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Southern Historical Society Papers, Volume 6. (ed. Reverend J. William Jones), The Second battle of Manassas--a reply to General Longstreet. (search)
n the army knew that he did. Longstreet himself clearly shows that in the half-hour of the assault his first battery was only used a short time, and the second a shorter time, and the way he brings in the ten minutes twice shows that the assault was of short duration. These are stubborn facts in the way of General Longstreet and from official sources, and he will have trouble in sustaining his unreasonable claims. Let us see if there are other authorities to sustain the official data. Dabney in his Life of Jackson, in speaking of the fire of Colonel Lee's batteries at second Manassas, says: Colonel Lee had opened upon them with all his war dogs at once, and the writer of these lines has never, during his whole experience, witnessed such handling of artillery. The fiery stone was directed with astonishing accuracy, and the brigades which were led to the charge were almost annihilated by the shot and shell which burst before, behind, above, to the right, to the left, raking and t
Southern Historical Society Papers, Volume 6. (ed. Reverend J. William Jones), Stonewall Jackson — the story of his being an Astrologer refuted — an eye-witness describes how he was wounded. (search)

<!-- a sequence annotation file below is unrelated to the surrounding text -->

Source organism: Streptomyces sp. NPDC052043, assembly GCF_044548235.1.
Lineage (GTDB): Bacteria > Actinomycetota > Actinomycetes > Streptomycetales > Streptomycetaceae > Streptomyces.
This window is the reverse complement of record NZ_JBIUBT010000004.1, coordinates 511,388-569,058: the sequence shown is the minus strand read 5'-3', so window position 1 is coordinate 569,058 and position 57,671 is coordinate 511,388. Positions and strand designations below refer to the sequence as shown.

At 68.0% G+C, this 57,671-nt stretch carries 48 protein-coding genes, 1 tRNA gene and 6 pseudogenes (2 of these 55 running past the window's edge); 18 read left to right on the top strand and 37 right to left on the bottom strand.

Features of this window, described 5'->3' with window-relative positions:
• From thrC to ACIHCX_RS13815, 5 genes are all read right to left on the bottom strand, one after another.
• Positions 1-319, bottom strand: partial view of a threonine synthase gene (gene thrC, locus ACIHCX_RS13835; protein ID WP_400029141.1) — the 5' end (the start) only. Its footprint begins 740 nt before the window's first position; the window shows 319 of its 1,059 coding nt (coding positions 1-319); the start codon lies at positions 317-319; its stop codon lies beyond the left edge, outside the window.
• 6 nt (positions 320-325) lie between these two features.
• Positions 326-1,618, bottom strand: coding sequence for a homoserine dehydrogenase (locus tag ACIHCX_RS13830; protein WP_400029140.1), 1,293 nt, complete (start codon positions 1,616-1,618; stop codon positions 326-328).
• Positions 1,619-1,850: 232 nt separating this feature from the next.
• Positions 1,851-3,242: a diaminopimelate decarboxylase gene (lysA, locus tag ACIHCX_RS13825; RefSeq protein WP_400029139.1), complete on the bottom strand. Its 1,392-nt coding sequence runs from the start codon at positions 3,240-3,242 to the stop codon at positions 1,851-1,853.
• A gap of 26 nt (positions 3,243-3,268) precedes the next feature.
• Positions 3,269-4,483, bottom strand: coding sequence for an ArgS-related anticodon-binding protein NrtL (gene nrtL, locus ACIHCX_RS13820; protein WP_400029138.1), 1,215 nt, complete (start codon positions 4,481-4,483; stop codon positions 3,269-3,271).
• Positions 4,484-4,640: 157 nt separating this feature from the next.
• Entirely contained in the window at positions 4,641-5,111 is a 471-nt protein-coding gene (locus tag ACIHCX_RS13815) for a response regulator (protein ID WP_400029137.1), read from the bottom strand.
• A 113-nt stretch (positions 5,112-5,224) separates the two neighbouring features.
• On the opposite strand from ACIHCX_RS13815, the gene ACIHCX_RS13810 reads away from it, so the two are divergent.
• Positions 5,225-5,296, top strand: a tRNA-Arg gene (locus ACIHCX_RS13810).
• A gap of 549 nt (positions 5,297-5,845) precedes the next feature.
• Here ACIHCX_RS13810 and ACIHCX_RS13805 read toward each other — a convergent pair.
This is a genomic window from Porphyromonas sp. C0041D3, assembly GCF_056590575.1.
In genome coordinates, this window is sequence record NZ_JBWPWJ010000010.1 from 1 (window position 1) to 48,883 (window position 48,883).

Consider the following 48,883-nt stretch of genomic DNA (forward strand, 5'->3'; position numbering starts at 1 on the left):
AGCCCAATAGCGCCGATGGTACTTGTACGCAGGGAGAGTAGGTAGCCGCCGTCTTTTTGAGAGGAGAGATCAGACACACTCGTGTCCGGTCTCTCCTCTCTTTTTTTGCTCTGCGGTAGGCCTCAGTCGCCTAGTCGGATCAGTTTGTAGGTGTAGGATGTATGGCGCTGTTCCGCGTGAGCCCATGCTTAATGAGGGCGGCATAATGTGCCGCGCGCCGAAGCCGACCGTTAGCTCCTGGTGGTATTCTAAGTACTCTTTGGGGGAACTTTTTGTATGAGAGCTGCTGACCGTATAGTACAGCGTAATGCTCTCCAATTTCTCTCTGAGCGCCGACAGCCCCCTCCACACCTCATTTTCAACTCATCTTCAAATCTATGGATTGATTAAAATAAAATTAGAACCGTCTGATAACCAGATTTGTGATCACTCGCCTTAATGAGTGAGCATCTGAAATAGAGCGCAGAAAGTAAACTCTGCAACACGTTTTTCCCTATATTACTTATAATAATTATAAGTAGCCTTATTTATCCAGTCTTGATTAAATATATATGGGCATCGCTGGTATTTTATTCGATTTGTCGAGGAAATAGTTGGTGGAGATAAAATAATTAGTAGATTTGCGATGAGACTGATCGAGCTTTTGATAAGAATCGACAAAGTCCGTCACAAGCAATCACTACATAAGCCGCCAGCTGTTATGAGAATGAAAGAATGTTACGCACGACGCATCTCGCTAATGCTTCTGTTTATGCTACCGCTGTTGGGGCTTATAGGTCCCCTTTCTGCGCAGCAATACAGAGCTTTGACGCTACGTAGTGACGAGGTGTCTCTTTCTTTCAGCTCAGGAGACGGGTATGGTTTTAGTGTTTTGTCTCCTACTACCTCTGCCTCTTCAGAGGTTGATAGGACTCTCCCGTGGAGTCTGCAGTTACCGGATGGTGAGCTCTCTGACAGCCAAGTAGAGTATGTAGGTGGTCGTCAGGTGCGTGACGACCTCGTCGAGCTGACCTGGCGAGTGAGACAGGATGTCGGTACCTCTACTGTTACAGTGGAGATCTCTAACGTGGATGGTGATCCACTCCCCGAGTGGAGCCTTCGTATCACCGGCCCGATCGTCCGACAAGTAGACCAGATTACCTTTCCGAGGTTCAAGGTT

tion, except at the time of his marriage to Miss Morrison, July 15th, 1857.--Dabney's Life of Jackson. and then did not go beyond Charlotte, North Carolina. Hisve and below his wounds, and putting his arm in a sling, as described by both Dr. Dabney and Cooke. As soon as we laid him down, I sent Wynn after an ambulance and Dsuppose their account of what occurred in this interval is correctly given by Dr. Dabney, to whom each of them sent an account. I will state that when General Hill osaw him. You will find a correct account of my interview with General Lee in Dabney's Life of Jackson, pages 701 and 702, given as I furnished it, except that I wased and marked to show the portion furnished by me, and the part referred to in Dabney's Life of Jackson, will be sufficient to give a correct and connected account ogister shows that General Jackson was a professor at the Institute in 1851, and Dabney's life of him shows that he was admitted a member of the Presbyterian Church at